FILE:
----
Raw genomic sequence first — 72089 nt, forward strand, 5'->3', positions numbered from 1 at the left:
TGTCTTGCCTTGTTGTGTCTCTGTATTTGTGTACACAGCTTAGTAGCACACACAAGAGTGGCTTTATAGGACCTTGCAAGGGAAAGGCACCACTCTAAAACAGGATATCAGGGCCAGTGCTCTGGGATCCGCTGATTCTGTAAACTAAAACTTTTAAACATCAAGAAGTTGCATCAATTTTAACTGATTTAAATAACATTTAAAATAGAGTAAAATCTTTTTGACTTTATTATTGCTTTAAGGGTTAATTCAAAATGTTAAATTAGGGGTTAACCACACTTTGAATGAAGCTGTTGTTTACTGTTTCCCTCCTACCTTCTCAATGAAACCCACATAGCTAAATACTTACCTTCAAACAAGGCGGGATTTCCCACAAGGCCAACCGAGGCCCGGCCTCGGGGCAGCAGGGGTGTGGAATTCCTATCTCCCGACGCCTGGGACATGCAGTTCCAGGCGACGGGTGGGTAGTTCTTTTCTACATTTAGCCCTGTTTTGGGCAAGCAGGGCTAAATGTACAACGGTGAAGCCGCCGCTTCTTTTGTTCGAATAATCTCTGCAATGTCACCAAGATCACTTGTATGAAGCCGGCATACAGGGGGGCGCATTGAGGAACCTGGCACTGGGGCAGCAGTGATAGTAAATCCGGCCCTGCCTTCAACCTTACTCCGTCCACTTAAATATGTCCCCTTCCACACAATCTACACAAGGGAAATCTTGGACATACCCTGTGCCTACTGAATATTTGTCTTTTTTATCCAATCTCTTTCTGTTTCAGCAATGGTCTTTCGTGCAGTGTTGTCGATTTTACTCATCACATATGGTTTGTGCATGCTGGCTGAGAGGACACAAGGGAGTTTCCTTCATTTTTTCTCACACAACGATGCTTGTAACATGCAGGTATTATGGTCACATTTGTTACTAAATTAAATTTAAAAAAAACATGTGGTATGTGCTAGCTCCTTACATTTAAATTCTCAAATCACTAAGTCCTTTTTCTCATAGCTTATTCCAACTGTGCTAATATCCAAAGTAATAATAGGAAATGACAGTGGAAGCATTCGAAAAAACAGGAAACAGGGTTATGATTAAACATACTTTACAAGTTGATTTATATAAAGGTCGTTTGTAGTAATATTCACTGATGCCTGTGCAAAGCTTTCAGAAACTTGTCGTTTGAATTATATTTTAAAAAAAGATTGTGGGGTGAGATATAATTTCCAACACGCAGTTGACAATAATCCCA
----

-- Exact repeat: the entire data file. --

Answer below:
Raw genomic sequence first — 72089 nt, forward strand, 5'->3', positions numbered from 1 at the left:
TGTCTTGCCTTGTTGTGTCTCTGTATTTGTGTACACAGCTTAGTAGCACACACAAGAGTGGCTTTATAGGACCTTGCAAGGGAAAGGCACCACTCTAAAACAGGATATCAGGGCCAGTGCTCTGGGATCCGCTGATTCTGTAAACTAAAACTTTTAAACATCAAGAAGTTGCATCAATTTTAACTGATTTAAATAACATTTAAAATAGAGTAAAATCTTTTTGACTTTATTATTGCTTTAAGGGTTAATTCAAAATGTTAAATTAGGGGTTAACCACACTTTGAATGAAGCTGTTGTTTACTGTTTCCCTCCTACCTTCTCAATGAAACCCACATAGCTAAATACTTACCTTCAAACAAGGCGGGATTTCCCACAAGGCCAACCGAGGCCCGGCCTCGGGGCAGCAGGGGTGTGGAATTCCTATCTCCCGACGCCTGGGACATGCAGTTCCAGGCGACGGGTGGGTAGTTCTTTTCTACATTTAGCCCTGTTTTGGGCAAGCAGGGCTAAATGTACAACGGTGAAGCCGCCGCTTCTTTTGTTCGAATAATCTCTGCAATGTCACCAAGATCACTTGTATGAAGCCGGCATACAGGGGGGCGCATTGAGGAACCTGGCACTGGGGCAGCAGTGATAGTAAATCCGGCCCTGCCTTCAACCTTACTCCGTCCACTTAAATATGTCCCCTTCCACACAATCTACACAAGGGAAATCTTGGACATACCCTGTGCCTACTGAATATTTGTCTTTTTTATCCAATCTCTTTCTGTTTCAGCAATGGTCTTTCGTGCAGTGTTGTCGATTTTACTCATCACATATGGTTTGTGCATGCTGGCTGAGAGGACACAAGGGAGTTTCCTTCATTTTTTCTCACACAACGATGCTTGTAACATGCAGGTATTATGGTCACATTTGTTACTAAATTAAATTTAAAAAAAACATGTGGTATGTGCTAGCTCCTTACATTTAAATTCTCAAATCACTAAGTCCTTTTTCTCATAGCTTATTCCAACTGTGCTAATATCCAAAGTAATAATAGGAAATGACAGTGGAAGCATTCGAAAAAACAGGAAACAGGGTTATGATTAAACATACTTTACAAGTTGATTTATATAAAGGTCGTTTGTAGTAATATTCACTGATGCCTGTGCAAAGCTTTCAGAAACTTGTCGTTTGAATTATATTTTAAAAAAAGATTGTGGGGTGAGATATAATTTCCAACACGCAGTTGACAATAATCCCA